➡ ❗ ⭐ 😎 😀 💡 hi all sparkfun 2016 was last wknd sat sep 17th. what a blast! got the big robot fix and geek (over?)dose for a long time.
as mentioned before in this blog (last summer), sparkfun is an amazing company with a lot of really dedicated/ passionate members. its grown massively in only about a decade. they have very impressive warehouse/ facilities with nice features such as several classroom areas.
a huge unexpected highlight for me (got there just in time) was the presentation by Casey Kuhns (aerospace engineer!) and Zachary Goff of the POISON ARROW battlebot. their robot is built incredibly well in short timeframes. they have to glue snap connectors together otherwise they break apart during collisions that have as much kinetic energy as in car crashes. they showed a highlight of launching another 250LB robot 8ft in the air. they also had a flying drone that could shoot down flames. it was impressive to watch but seemed to have a lot of trouble honing in on targets.
to a large room/ ~50 count rapt audience with lots of kids, they detailed the fascinating building and insider/ behind the scenes aspects/ figures of its creation. lots of great/ riveting slides/ videos. they revealed the ABC battlebot cage cost $3M. builders got $10K from the show, and they didnt mention much prizes on the show, it didnt seem to be much of a consideration for them.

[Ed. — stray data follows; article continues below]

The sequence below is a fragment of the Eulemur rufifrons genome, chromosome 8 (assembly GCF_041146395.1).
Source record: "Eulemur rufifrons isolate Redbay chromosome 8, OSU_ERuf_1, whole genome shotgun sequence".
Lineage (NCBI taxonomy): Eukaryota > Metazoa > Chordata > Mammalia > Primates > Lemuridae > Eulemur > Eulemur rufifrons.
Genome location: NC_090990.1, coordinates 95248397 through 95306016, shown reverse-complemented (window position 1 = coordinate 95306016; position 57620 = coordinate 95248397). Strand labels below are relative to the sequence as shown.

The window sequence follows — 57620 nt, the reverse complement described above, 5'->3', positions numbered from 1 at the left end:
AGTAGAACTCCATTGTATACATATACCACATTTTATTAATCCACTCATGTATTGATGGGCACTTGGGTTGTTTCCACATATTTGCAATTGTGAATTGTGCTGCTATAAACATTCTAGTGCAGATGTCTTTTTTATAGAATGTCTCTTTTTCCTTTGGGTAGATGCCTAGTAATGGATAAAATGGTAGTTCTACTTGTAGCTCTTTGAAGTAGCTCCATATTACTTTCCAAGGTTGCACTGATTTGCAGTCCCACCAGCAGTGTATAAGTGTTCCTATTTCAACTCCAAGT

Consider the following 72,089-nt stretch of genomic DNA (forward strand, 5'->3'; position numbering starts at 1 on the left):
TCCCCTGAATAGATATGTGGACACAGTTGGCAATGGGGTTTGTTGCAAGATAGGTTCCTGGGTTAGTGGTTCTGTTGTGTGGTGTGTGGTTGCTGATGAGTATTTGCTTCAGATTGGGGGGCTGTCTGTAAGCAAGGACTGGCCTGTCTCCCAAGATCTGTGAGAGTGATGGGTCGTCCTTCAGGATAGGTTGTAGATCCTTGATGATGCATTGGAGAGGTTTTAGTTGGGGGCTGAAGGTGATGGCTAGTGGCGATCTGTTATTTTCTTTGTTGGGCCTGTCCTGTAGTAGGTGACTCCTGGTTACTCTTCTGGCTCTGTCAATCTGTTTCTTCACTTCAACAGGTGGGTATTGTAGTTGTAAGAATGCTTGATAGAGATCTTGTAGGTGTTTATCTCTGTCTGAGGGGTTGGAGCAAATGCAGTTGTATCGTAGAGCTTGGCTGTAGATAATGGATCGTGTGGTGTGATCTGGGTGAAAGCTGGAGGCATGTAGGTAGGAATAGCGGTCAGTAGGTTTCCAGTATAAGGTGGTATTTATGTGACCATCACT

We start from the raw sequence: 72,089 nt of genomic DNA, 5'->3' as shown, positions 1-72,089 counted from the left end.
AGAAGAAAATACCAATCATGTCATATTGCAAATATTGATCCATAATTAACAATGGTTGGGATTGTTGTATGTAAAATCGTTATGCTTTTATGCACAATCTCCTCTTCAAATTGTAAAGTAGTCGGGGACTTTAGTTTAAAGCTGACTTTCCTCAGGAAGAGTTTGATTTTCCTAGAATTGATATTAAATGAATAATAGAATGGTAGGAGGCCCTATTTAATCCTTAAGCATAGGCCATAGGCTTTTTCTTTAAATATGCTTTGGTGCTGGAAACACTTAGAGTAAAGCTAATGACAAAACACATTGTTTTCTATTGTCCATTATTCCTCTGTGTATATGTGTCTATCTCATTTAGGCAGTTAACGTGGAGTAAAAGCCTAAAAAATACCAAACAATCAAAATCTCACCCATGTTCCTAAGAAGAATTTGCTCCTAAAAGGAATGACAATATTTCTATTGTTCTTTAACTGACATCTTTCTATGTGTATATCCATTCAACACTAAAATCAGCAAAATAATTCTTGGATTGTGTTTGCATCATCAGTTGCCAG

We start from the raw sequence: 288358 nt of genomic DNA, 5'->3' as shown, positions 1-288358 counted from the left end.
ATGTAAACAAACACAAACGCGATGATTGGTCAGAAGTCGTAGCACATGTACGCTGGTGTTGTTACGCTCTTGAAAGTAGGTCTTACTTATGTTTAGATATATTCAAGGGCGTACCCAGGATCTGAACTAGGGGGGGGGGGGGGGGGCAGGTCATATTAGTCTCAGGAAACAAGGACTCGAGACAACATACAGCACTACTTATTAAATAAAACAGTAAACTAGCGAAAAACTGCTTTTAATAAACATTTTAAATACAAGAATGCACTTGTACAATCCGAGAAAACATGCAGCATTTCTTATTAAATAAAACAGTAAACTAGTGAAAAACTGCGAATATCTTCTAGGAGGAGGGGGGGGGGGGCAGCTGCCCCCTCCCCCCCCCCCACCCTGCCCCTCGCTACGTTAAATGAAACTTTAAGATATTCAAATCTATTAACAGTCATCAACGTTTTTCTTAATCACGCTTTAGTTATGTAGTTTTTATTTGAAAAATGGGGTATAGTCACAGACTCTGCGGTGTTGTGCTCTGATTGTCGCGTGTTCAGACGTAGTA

hi all. machine learning + artificial intelligence are evolving very rapidly these days. very hard to keep up but heres a major effort to pound the latest headlines into a coherent summary. the media has picked up on the major horserace. a lot is being cast as corporations versus each other, mainly google[f], facebook[g], IBM, Apple, etc… with literally billions of dollars being thrown at it now, at this rate it looks like there is not a lot of question at this moment who is going to have the most cutting edge ML+AI in the near future, and hint, it isnt gonna be universities+academia. its being pitched as the next disruptive technology to hit silicon valley.
have some major qualms about this. there are only a few disruptive technologies per generation. ML+AI does seem to fit in this category but its much more inchoate than eg say web browsers, internet, email, or cell phones. even with good ML+AI its not so clear how to productize/ monetize it, and in a way Google is one of the only companies that has figured out how to do so, and its all based on a few basic concepts: relevant search and matching/ optimizing advertising buyers with ad space wrt ad auctions. and in a way, the relevant search algorithm only indirectly contributes to their bottom line. hearing about IBM putting millions of dollars into Watson research makes me wonder if theres definitely a light at the end of that tunnel. and whether its an oncoming train. etc